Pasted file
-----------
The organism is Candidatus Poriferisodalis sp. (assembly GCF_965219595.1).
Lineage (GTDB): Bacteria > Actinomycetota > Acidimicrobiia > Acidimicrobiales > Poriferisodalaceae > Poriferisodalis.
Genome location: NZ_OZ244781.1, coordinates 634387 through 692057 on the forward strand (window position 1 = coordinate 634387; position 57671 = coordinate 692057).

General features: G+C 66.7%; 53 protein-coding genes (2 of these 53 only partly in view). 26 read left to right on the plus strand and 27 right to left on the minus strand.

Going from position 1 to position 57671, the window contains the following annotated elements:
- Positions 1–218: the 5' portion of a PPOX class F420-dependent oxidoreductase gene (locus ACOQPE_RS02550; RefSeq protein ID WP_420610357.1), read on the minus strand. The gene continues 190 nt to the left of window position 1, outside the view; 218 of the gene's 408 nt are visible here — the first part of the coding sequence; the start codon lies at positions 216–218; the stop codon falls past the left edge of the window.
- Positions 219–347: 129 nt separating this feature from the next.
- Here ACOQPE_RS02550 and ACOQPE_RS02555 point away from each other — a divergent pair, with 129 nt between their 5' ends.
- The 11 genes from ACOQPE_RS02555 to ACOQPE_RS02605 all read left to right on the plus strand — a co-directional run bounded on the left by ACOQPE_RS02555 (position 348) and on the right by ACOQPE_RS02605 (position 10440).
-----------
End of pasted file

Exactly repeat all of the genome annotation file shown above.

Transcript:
The organism is Candidatus Poriferisodalis sp. (assembly GCF_965219595.1).
Lineage (GTDB): Bacteria > Actinomycetota > Acidimicrobiia > Acidimicrobiales > Poriferisodalaceae > Poriferisodalis.
Genome location: NZ_OZ244781.1, coordinates 634387 through 692057 on the forward strand (window position 1 = coordinate 634387; position 57671 = coordinate 692057).

General features: G+C 66.7%; 53 protein-coding genes (2 of these 53 only partly in view). 26 read left to right on the plus strand and 27 right to left on the minus strand.

Going from position 1 to position 57671, the window contains the following annotated elements:
- Positions 1–218: the 5' portion of a PPOX class F420-dependent oxidoreductase gene (locus ACOQPE_RS02550; RefSeq protein ID WP_420610357.1), read on the minus strand. The gene continues 190 nt to the left of window position 1, outside the view; 218 of the gene's 408 nt are visible here — the first part of the coding sequence; the start codon lies at positions 216–218; the stop codon falls past the left edge of the window.
- Positions 219–347: 129 nt separating this feature from the next.
- Here ACOQPE_RS02550 and ACOQPE_RS02555 point away from each other — a divergent pair, with 129 nt between their 5' ends.
- The 11 genes from ACOQPE_RS02555 to ACOQPE_RS02605 all read left to right on the plus strand — a co-directional run bounded on the left by ACOQPE_RS02555 (position 348) and on the right by ACOQPE_RS02605 (position 10440).